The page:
Michael Daly, a special correspondent with Newsweek and The Daily Beast, decried the senseless killing of the much-beloved poet by a terrorist group:
"The Al-Shabab attackers were only able to kill the mortal part of him that he had in common with everybody. His poetry survives, drawing on the African oral storytelling tradition, imbuing stark English with the ancient tones and cadences of his Ewe tribe... The likes of Al-Shabab and other death worshipers would be right to see their ultimate defeat in the faithful sentiments of this poem, which reads in part:
And death, when he comes
to the door with his own
inimitable calling card
shall find a homestead
resurrected with laughter and dance
and the festival of the meat
of the young lamb and the red porridge
of the new corn
Awoonor had been in Kenya to be part of the Storymoja Hay literary festival - a celebration of pan-African writing and storytelling. A professor at Stony Brook University (NY) until 1975, he later served as Ghana's ambassador to Brazil and Cuba and as a U.N. envoy and was a leading voice for economic equality and against apartheid.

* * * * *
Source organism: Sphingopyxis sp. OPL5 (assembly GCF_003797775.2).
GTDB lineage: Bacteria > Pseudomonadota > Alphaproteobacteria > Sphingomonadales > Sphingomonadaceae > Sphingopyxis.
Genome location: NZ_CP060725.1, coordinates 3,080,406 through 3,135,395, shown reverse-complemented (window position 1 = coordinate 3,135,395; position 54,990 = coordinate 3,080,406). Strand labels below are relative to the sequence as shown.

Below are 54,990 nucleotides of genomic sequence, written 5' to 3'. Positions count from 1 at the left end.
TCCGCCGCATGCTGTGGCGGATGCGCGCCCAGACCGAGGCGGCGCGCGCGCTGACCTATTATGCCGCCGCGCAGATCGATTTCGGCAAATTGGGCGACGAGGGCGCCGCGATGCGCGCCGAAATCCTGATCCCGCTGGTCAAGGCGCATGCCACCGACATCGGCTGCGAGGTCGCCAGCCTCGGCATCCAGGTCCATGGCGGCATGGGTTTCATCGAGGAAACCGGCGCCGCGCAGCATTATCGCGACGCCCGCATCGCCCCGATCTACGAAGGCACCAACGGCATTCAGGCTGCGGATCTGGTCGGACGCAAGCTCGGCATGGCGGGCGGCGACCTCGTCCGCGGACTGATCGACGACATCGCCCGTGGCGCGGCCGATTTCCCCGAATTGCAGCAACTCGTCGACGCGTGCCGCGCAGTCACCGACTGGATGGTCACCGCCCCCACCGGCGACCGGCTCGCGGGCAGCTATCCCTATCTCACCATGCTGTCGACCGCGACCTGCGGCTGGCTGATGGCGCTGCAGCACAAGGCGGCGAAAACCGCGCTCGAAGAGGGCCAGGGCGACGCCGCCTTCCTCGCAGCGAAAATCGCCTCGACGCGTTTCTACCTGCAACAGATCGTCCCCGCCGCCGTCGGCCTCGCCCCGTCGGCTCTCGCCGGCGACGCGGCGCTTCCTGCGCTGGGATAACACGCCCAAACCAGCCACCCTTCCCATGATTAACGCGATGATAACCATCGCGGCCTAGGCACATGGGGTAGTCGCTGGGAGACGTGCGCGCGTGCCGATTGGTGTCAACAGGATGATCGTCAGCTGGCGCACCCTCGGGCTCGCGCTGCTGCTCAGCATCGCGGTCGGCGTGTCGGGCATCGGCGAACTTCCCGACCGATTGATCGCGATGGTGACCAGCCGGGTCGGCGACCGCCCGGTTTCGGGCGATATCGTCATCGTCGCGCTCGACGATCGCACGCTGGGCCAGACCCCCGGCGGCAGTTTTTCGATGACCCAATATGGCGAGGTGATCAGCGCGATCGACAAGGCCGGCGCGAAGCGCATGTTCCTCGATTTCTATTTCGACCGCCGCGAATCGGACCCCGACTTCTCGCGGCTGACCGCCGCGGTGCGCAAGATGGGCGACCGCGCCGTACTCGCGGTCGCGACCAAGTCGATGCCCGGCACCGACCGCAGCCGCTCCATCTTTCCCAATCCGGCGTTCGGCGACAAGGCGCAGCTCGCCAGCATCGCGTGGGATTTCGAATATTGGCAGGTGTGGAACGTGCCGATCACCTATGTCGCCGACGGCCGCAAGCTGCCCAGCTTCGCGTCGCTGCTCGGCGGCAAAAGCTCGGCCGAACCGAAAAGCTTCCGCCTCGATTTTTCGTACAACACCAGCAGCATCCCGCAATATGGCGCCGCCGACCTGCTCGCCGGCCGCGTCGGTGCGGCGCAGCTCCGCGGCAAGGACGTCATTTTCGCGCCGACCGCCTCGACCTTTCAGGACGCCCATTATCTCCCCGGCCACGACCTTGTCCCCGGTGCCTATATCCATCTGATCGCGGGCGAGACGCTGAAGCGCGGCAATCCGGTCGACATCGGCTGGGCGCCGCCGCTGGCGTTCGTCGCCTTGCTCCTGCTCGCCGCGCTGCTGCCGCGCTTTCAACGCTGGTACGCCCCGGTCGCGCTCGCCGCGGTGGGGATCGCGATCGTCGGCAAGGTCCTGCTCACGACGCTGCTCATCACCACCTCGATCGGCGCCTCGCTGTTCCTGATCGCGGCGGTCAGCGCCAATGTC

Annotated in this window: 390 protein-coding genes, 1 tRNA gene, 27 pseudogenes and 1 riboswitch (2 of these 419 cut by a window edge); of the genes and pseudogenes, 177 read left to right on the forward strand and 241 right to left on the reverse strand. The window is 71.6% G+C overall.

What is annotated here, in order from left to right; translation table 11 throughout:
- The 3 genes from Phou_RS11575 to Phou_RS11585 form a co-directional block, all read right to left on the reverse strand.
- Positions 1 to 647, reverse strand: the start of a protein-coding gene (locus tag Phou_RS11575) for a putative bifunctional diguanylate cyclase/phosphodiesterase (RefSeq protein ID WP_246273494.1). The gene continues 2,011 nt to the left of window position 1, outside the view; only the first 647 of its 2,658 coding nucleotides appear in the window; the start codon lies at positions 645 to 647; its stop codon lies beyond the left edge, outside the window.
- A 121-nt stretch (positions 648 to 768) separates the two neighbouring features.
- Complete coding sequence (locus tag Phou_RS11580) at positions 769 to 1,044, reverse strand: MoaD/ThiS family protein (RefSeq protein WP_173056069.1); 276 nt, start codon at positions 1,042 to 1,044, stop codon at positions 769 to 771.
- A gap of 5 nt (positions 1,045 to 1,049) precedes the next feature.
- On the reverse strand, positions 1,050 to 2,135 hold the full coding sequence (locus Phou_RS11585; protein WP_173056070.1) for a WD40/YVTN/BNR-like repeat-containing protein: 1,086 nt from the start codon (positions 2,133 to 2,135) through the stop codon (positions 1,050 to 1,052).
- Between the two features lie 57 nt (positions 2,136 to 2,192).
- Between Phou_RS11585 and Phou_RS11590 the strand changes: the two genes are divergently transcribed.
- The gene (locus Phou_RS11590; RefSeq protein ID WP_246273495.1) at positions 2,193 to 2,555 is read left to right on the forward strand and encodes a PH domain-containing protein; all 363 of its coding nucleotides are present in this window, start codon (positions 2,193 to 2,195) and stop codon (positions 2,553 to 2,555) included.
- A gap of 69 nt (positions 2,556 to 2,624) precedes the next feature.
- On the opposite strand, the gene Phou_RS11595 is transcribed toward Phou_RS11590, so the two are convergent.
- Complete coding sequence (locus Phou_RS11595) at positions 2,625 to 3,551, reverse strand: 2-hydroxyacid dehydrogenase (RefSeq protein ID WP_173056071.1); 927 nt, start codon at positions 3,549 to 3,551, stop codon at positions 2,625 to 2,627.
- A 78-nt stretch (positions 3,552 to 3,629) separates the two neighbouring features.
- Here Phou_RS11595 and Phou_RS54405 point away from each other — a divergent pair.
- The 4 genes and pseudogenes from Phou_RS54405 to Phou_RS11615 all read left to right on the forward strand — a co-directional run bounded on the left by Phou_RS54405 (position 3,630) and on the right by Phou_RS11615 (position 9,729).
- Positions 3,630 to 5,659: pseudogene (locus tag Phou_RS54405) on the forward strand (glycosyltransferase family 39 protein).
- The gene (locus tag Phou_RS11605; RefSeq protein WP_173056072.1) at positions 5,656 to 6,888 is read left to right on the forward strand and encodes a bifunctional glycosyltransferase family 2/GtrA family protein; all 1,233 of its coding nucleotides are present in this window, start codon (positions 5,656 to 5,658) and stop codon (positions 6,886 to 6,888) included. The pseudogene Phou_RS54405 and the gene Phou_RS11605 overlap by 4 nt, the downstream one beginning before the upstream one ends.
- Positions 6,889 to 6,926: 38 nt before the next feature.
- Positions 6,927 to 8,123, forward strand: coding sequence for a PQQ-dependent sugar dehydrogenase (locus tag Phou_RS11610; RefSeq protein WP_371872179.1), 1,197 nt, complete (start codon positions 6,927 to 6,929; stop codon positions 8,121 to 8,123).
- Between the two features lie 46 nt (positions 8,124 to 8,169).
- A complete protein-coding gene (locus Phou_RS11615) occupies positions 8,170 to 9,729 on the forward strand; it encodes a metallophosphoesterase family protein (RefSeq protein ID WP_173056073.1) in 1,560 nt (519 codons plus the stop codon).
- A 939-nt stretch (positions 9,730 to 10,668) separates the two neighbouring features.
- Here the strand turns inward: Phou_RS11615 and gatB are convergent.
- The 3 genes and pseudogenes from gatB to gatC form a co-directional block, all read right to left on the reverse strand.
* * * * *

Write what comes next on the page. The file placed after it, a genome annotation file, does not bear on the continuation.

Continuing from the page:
His experience in the U.S. prompted such poems as On Having Been an Experimental Sacred Cow for Four Years, and a Token African on Faculty. His research interests were focused on the links between African vernacular traditions and the written literature emerging from the continent.
Brown University professor Okey Ndibe recalled Awoonor as "one of the most learned, most humble men I ever met. He was witty, passionate about literature, full of life, a renaissance man who capped it all with wisdom, a man of the world who had an abiding love of the earth where his umbilical cord was buried.
"Invoking the title of his extraordinary novel, This Earth, My Brother, ... May you continue to soar from beyond the grave. The indomitable Awoonor, enchant heaven with your songs!"